Congo Publications

  • Nov 8, 2011

    With the Congolese elections just three weeks away Enough Project researcher in Goma, Fidel Bafilemba, considers President Kabila’s tenure and what the future may hold for the Congo.

  • Nov 3, 2011

    For peace and stability to take hold in Congo, reform must happen on multiple fronts. The final lead-up to Congo’s elections marks a pivotal moment for reform and conflict prevention in eastern Congo, where success will require increased involvement from the Obama administration, the Congolese government, and corporations, all pushing for conflict minerals monitoring, mine security, and community protection.

  • Oct 4, 2011

    Secretary of State Hillary Clinton traveled to eastern Democratic Republic of Congo in August 2009, and expressed a strong commitment to addressing the causes of conflict and unconscionable loss of human life. It is time for the U.S. administration to back the secretary’s words and deliver on its promises aimed at bolstering democratic processes and ending violence against civilians.

  • Jul 20, 2011

    Violence is on the rise in eastern Congo, with attacks by the Rwandan FDLR rebel group increasing in recent months. Civil society representatives here in eastern Congo’s North and South Kivu provinces have continuously watched as the long-feared FDLR militia keeps a stranglehold on their villages, committing atrocities to hold their unwilling host communities subdued.

  • Jun 23, 2011

    Born out of the ongoing humanitarian catastrophe in eastern Congo, a group of prominent civil society organizations recently formed a coalition to address the linkage between natural resource exploitation and human rights abuses in the region.

  • May 5, 2011

    In order to inform certification efforts on conflict minerals from eastern Congo, this report gleans lessons from other certification processes, including those for fair labor, blood diamonds, forestry, and oil revenue transparency.

  • Feb 1, 2011

    This report, based on interviews conducted by John Prendergast and Fidel Bafilemba in North Kivu in November 2010, provides an overview of the extent to which the minerals trade from eastern Congo today remains dominated by a mafia network of military, political, and business interests in Congo, its neighbors, and within the supply chains that connect the mines to international markets.

  • Dec 13, 2010

    Enough presents an initial ranking on the progress made by the 21 electronics companies who source minerals from the Congo. This report focuses on the efforts within the industry to address the conflict minerals issue and also assesses the response of other industries that are reliant on the 3Ts and gold.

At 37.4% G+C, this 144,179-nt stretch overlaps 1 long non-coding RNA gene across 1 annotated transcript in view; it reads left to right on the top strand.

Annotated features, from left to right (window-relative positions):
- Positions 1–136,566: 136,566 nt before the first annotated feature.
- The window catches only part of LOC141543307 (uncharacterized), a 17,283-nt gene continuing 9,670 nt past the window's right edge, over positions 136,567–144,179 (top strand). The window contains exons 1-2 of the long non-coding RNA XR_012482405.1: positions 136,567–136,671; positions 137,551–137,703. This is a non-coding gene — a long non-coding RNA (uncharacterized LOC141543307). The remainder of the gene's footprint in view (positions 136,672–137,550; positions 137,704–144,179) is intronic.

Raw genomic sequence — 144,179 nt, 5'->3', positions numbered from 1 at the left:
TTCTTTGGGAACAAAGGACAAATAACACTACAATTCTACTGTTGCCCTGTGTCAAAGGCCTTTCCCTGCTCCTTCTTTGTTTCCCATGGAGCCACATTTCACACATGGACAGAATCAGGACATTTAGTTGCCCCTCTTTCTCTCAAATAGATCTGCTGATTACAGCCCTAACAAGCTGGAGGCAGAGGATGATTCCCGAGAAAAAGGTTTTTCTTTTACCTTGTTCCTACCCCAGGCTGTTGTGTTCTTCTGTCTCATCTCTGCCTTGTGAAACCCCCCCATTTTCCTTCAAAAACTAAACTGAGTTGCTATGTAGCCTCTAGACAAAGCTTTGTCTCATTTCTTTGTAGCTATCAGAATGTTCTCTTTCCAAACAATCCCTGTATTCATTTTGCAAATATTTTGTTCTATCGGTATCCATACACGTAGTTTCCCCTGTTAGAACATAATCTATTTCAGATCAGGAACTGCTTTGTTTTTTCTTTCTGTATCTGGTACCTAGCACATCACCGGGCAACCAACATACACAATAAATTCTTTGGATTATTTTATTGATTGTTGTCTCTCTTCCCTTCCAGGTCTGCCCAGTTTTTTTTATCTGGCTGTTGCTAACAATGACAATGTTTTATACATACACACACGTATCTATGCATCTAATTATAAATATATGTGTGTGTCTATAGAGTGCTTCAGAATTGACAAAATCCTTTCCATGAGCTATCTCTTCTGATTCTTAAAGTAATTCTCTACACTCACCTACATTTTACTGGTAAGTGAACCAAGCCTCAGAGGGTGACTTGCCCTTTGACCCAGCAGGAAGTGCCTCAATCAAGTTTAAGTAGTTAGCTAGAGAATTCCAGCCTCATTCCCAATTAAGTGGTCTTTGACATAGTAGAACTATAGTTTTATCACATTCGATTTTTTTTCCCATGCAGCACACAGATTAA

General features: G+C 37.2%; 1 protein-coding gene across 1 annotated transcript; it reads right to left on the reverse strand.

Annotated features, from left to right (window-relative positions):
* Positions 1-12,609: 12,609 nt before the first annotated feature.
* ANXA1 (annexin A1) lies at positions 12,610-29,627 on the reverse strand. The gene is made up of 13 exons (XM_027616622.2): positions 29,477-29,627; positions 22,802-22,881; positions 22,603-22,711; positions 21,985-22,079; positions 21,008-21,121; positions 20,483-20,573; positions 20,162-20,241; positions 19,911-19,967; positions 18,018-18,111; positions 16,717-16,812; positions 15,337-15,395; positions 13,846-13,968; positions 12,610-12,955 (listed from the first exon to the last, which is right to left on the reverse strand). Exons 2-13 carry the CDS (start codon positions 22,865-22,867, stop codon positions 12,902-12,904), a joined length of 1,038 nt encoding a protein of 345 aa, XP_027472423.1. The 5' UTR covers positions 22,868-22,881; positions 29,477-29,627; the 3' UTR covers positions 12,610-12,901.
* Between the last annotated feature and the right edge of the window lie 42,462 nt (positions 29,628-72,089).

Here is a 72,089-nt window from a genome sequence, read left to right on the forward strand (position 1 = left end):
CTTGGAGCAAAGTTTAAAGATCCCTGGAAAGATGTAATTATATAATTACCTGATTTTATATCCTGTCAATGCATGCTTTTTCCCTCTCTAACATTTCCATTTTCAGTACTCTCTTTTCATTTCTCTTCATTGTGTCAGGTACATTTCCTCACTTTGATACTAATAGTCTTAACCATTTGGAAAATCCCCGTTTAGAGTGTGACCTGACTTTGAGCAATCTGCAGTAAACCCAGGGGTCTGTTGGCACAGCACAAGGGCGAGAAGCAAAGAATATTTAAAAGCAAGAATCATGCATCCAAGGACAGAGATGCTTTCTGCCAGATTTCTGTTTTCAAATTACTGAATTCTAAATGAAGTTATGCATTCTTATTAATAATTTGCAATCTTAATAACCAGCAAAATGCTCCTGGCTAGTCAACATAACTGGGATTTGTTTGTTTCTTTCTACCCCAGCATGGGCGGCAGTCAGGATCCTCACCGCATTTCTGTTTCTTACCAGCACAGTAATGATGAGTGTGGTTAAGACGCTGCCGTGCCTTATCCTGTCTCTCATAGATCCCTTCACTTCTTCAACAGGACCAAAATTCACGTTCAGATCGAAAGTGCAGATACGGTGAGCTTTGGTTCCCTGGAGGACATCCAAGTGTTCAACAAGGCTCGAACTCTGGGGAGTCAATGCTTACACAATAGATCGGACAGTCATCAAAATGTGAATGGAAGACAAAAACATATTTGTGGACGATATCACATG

• Oct 22, 2010

    Congolese President Joseph Kabila’s sudden ban on mineral exports from three eastern provinces has left many observers in the region questioning the effectiveness of the directive. It has also reportedly made life difficult for experts at Congo’s mining ministry in Kinshasa, who have been struggling with how to implement and enforce the ban.

  • Oct 19, 2010

    At rare moments during the course of a war, a confluence of factors come together to provide a window of opportunity for real conflict transformation. Now Congo has a unique opportunity to bring an end to more than 125 years of having its people and resources pillaged by colonial powers, international traders, neighbors, and foreign and domestic armed groups.

  • Aug 10, 2010

    Groups from the Lord’s Resistance Army continue to attack civilians throughout central Africa. Attacks against civilians in a remote corner of Bas Uele district in northeastern Democratic Republic of the Congo go largely unnoticed. Unlike most areas where the LRA operates, attacks in northern Bas Uele are intended to empty the area—of strategic importance to the LRA’s cross-border movement to the Central African Republic, or CAR—of civilians. The lack of a meaningful military force to challenge the LRA has turned the northern region of Bas Uele into a veritable haven for the brutal rebel group.  

  • Aug 4, 2010

    Senior commanders continue to benefit from Congo’s lucrative mineral trade. Striking examples of this trend are the staggering lifestyle and investments of some Congolese army officers here in the Kivus. Although official army salaries top out at 90,000 Congolese francs per month, less than $100, many Congolese generals and colonels own gas stations, run minerals exporters or ‘comptoirs’, and new buildings are sprouting up like mushrooms throughout cities of Goma, Bukavu, Butembo, Bunia and Kinshasa.

  • Jul 16, 2010

    The return of Congolese refugees from neighboring Rwanda remains a particularly contentious issue here in North Kivu, eastern Congo. This Dispatch presents a closer look at some of the patterns of returns and specific types of land disputes that have emerged during the past months, and their potential to further destabilize the region.

  • Jun 24, 2010

    Enough Field Research Ledio Cakaj follows the violent path of Joseph Kony and his Lord's Resistance Army

     

  • Mar 11, 2010

    The Lord’s Resistance Army continues to pose a severe threat to civilians in Democratic Republic of the Congo. Since the LRA began attacking civilians on Congolese soil in September of 2008 through the end of 2009, it has killed approximately 1,800 civilians.